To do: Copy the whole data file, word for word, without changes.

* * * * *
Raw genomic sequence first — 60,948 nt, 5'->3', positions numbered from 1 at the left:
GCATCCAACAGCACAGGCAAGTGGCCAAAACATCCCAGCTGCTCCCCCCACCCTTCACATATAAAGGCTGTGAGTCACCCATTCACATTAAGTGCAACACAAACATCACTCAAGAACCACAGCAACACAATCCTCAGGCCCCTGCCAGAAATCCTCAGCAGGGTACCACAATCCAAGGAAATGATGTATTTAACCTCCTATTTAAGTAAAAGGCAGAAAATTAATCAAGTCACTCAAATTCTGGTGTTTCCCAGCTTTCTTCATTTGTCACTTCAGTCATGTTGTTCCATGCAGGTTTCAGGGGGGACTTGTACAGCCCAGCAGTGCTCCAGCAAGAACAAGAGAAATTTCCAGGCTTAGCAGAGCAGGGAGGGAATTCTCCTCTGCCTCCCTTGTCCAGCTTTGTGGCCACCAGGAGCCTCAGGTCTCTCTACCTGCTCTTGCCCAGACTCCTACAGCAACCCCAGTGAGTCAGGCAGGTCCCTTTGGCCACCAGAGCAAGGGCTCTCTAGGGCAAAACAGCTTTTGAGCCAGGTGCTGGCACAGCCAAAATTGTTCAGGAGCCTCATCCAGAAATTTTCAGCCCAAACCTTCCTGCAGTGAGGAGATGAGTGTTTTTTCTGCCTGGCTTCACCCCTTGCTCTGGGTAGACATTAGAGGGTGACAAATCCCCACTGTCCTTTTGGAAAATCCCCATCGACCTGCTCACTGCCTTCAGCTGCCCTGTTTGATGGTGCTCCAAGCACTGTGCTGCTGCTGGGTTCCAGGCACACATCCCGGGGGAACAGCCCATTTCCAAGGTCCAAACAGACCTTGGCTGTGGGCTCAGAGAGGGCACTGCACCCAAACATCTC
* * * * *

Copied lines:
Raw genomic sequence first — 60,948 nt, 5'->3', positions numbered from 1 at the left:
GCATCCAACAGCACAGGCAAGTGGCCAAAACATCCCAGCTGCTCCCCCCACCCTTCACATATAAAGGCTGTGAGTCACCCATTCACATTAAGTGCAACACAAACATCACTCAAGAACCACAGCAACACAATCCTCAGGCCCCTGCCAGAAATCCTCAGCAGGGTACCACAATCCAAGGAAATGATGTATTTAACCTCCTATTTAAGTAAAAGGCAGAAAATTAATCAAGTCACTCAAATTCTGGTGTTTCCCAGCTTTCTTCATTTGTCACTTCAGTCATGTTGTTCCATGCAGGTTTCAGGGGGGACTTGTACAGCCCAGCAGTGCTCCAGCAAGAACAAGAGAAATTTCCAGGCTTAGCAGAGCAGGGAGGGAATTCTCCTCTGCCTCCCTTGTCCAGCTTTGTGGCCACCAGGAGCCTCAGGTCTCTCTACCTGCTCTTGCCCAGACTCCTACAGCAACCCCAGTGAGTCAGGCAGGTCCCTTTGGCCACCAGAGCAAGGGCTCTCTAGGGCAAAACAGCTTTTGAGCCAGGTGCTGGCACAGCCAAAATTGTTCAGGAGCCTCATCCAGAAATTTTCAGCCCAAACCTTCCTGCAGTGAGGAGATGAGTGTTTTTTCTGCCTGGCTTCACCCCTTGCTCTGGGTAGACATTAGAGGGTGACAAATCCCCACTGTCCTTTTGGAAAATCCCCATCGACCTGCTCACTGCCTTCAGCTGCCCTGTTTGATGGTGCTCCAAGCACTGTGCTGCTGCTGGGTTCCAGGCACACATCCCGGGGGAACAGCCCATTTCCAAGGTCCAAACAGACCTTGGCTGTGGGCTCAGAGAGGGCACTGCACCCAAACATCTC